Members of the community came out in the dozens Tuesday morning to speak their mind on a potential construction project that would add 96 new wells with 48 of the existing wells being replaced on the Pacific Coast Energy Company’s facility at Orcutt Hill.
The potential project’s impact on the environment was a major talking point for opponents of the new wells.
They say this project could lead to more earthquakes and even release toxic gas into the air, creating a hazardous atmosphere for those who live around the plant.
“The applicant indicates the hydrogen sulfide levels could be as high as 20,000 parts per million – at that level, we are not dealing with odor annoyance – it’s 20 times the lethal level,” Dr. Cox a retired physician in Santa Barbara county testifies.
The impact on the economy was another factor brought up before the board, with advocates saying the construction on this project would add tons of jobs to the community – something they believe has been on the decline.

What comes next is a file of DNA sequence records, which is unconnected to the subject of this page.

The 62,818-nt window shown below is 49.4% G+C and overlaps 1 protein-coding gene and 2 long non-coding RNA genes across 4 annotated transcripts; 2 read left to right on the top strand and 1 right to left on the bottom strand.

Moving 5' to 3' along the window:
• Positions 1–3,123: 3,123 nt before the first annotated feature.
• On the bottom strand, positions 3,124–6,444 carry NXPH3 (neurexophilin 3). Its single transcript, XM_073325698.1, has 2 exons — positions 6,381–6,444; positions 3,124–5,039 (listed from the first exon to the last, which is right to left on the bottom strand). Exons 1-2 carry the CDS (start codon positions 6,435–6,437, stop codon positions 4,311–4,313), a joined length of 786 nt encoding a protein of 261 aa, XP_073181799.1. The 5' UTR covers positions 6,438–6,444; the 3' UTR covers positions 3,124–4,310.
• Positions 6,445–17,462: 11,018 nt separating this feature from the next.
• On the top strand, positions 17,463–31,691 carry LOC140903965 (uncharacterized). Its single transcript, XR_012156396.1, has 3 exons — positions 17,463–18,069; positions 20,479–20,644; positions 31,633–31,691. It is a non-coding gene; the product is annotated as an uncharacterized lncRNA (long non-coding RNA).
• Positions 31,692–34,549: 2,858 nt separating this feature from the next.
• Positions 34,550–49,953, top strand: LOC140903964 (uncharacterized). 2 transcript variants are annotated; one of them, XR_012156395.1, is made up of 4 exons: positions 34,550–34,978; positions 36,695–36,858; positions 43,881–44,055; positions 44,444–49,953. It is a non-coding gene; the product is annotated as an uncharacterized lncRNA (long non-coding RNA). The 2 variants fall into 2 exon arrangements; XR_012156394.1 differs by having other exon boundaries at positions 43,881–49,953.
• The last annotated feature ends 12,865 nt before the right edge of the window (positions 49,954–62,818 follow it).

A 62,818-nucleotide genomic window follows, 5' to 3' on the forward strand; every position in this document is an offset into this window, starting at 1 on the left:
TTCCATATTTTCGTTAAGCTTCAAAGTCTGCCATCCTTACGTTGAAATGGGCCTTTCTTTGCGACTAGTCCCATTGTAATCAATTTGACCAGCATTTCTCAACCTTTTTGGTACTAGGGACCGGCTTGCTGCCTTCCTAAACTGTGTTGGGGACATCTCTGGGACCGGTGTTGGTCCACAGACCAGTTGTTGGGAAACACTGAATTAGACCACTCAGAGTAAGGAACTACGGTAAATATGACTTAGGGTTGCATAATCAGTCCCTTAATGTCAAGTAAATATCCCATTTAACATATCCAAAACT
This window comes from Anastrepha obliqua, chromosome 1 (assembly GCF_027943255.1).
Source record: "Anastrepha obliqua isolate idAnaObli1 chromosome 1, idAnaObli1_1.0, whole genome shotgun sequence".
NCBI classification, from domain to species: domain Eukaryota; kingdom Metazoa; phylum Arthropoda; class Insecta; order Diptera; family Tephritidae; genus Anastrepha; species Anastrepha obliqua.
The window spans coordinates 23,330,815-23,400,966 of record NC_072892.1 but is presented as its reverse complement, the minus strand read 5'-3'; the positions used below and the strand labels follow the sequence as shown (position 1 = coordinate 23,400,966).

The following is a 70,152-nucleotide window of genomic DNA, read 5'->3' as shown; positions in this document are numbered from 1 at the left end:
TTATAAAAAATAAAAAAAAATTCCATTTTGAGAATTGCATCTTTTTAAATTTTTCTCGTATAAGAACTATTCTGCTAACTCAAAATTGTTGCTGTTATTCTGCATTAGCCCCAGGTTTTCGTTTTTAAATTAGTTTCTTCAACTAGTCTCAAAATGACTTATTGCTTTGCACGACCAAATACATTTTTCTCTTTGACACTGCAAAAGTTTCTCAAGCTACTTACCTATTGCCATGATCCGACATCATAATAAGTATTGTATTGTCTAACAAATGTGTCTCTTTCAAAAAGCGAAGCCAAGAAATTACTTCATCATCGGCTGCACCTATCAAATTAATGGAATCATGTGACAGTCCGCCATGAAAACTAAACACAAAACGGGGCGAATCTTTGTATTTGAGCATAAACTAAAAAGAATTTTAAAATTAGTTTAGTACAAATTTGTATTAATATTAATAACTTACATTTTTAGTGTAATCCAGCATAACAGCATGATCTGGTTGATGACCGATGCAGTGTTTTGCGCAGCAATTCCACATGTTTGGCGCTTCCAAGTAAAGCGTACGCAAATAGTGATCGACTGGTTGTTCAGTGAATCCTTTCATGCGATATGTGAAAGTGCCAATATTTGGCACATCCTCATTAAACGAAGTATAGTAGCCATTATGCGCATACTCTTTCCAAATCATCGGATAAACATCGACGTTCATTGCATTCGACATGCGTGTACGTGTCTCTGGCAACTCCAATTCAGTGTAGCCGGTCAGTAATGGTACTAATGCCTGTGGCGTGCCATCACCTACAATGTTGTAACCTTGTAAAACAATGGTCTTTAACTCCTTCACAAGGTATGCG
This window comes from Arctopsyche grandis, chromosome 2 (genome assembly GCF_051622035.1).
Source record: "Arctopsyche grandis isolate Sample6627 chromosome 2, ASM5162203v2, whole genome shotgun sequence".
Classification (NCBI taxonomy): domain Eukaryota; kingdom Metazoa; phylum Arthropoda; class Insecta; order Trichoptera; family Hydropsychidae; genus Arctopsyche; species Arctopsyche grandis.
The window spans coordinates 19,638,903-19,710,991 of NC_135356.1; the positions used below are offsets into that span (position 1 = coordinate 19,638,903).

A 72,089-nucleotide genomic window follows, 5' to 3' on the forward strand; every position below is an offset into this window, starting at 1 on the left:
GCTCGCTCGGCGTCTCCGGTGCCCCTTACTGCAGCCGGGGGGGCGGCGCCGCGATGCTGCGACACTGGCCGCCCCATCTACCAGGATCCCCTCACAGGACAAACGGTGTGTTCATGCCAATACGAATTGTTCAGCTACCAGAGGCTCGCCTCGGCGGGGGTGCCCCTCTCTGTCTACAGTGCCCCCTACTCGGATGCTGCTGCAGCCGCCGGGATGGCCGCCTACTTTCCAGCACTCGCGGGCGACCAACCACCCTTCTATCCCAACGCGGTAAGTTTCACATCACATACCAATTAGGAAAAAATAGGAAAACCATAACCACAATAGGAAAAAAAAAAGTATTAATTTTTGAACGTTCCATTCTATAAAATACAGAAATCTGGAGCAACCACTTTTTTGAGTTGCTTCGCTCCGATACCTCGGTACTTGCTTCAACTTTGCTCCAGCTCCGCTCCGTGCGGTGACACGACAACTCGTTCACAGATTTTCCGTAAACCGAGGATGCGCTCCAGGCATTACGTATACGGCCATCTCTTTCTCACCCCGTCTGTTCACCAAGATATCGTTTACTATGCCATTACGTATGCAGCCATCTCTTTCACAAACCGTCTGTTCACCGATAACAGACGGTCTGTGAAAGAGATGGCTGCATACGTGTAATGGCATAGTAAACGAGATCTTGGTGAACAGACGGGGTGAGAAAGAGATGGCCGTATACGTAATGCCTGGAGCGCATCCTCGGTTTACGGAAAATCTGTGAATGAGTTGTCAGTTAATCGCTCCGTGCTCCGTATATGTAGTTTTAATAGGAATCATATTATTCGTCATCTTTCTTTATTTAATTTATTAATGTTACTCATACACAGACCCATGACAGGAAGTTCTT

“Generally when the economy is on an upswing, so is construction – that’s not the case on the central coast,” says one community member.
In addition to added jobs, advocates also say the new construction will add more tax revenue to the local community.
Several neighbors say they’re not interested in more oil wells, with one Orcutt resident saying: “The oil industry is pushing hard into our community and the effects can be devastating.”
Ultimately the board decided to table discussions until November 1st. On the 1st, the board will re-review all of the testimony heard Tuesday as well as possibly decide on one of two alternatives pitched to PCEC: the Careaga Exclusion Project and a California Tiger Salamander Project which would reduce the potential land use of new project by up to 40% to ensure wildlife protection.